1941. In August, Heinrich Himmler issues a decree in Germany stating the criteria for racial and biological evaluation. An individual's Gypsy genealogy is to be investigated over three generations (compared to two generations for one's Jewish genealogy). He implements a system of classification based on degree of Romani genetic descent: <Z> means "pure Gypsy," <ZM+> means more than half Gypsy, <ZM> means half Gypsy, <ZM-> means less than half Gypsy and <NZ> means non-Gypsy. Having two great-grandparents who were even only part-Gypsy (i.e. if one were of 25 percent or less Roma ancestry) counts as <ZM->.
In Germany, Romani children are excluded from schools.
In Poland, a Gypsy camp is set up in the Jewish ghetto of Lodz for 5.000 inmates.
In Croatia, the Jasenovac concentration camp is opened.
In Serbia, the German Military Command orders that all Gypsies will be treated as Jews. In November, it further orders the immediate arrest of all Gypsies and Jews, who are to be held as hostages.
All Sinti Gypsy families living in the Volga Republic are deported to Kazakhstan.
In September, an SS Task Force carries out mass executions of Roma and Jews in the Baby Yar valley of the Ukraine.
In Yugoslavia in October, the German army executes 2.100 Jewish and Gypsy hostages as reprisal for soldiers killed by partisans.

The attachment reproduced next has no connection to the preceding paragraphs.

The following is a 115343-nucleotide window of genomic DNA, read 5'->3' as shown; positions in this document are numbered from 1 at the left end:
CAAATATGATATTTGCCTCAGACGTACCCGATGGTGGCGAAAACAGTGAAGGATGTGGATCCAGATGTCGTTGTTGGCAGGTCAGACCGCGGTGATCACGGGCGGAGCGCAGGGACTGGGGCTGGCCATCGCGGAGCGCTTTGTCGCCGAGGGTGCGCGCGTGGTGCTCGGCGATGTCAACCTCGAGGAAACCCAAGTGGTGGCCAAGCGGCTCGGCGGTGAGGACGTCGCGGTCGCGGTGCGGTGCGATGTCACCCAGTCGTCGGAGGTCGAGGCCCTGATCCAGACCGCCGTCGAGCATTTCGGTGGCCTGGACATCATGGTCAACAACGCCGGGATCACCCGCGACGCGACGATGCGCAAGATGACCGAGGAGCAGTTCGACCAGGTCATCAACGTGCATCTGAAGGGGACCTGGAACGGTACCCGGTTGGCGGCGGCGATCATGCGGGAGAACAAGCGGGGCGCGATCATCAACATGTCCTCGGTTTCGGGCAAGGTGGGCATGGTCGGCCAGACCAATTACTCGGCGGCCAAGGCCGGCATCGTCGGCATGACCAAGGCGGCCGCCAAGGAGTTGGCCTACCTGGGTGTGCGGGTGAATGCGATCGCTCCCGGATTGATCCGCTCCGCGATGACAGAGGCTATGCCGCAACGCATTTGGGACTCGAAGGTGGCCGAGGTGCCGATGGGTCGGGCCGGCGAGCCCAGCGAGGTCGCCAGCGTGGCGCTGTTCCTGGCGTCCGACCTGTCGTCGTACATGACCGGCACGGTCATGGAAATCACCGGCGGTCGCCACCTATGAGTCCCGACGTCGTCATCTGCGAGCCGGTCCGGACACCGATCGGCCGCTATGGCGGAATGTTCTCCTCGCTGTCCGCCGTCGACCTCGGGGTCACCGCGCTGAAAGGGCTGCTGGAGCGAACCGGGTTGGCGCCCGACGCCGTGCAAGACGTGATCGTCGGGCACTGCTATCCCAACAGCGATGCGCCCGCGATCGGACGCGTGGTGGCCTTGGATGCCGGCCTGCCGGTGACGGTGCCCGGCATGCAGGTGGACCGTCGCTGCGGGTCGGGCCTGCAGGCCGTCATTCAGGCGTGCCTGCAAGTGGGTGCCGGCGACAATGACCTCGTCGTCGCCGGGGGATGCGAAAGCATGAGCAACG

1942. Heinrich Himmler issues the order to deport the Gypsies in Greater Germany to the concentration camp of Auschwitz-Birkenau.
In Poland, all Gypsies from the Lodz ghtetto are transported and gassed at Chelmo.
1943. In March, Robert Ritter announces the completion of his work on classifying Gypsies to the German Association for Research, saying "The registration of Gypsies and part-Gypsies has been completed, roughly as planned, in the Old Reich [pre-war Germany] and in the Ostmark [Austria], despite all of the difficulties engendered by the War. Our studies are still in progress in the annexed territories ... The number of cases clarified from the racial and biological perspective is 21,498 at the present time." Ten months later their figures increase to 23,822.
Nazi leader Himmler orders all Gypsy camps closed, resulting in the liquidation of the Romani prisoners.
1944. Zigeunernacht, literally, Gypsy Night. On August 2, four thousand Roma are gassed and cremated in a single action at Auschwitz-Birkenau.
In Slovakia, Roma join the fight of partisans in the Slovak National Uprising.
1933-45. O Porraimos, the Great Devouring. Up to 1,500,000 Sinti and Roma are killed in Europe by the Nazi regime and its puppet states. Determining the percentage or number of Roma who died in the Holocaust is not easy. Much of the Nazi documentation still remains to be analyzed, and many murders were not recorded, since they took place in the fields and forests where Roma were apprehended.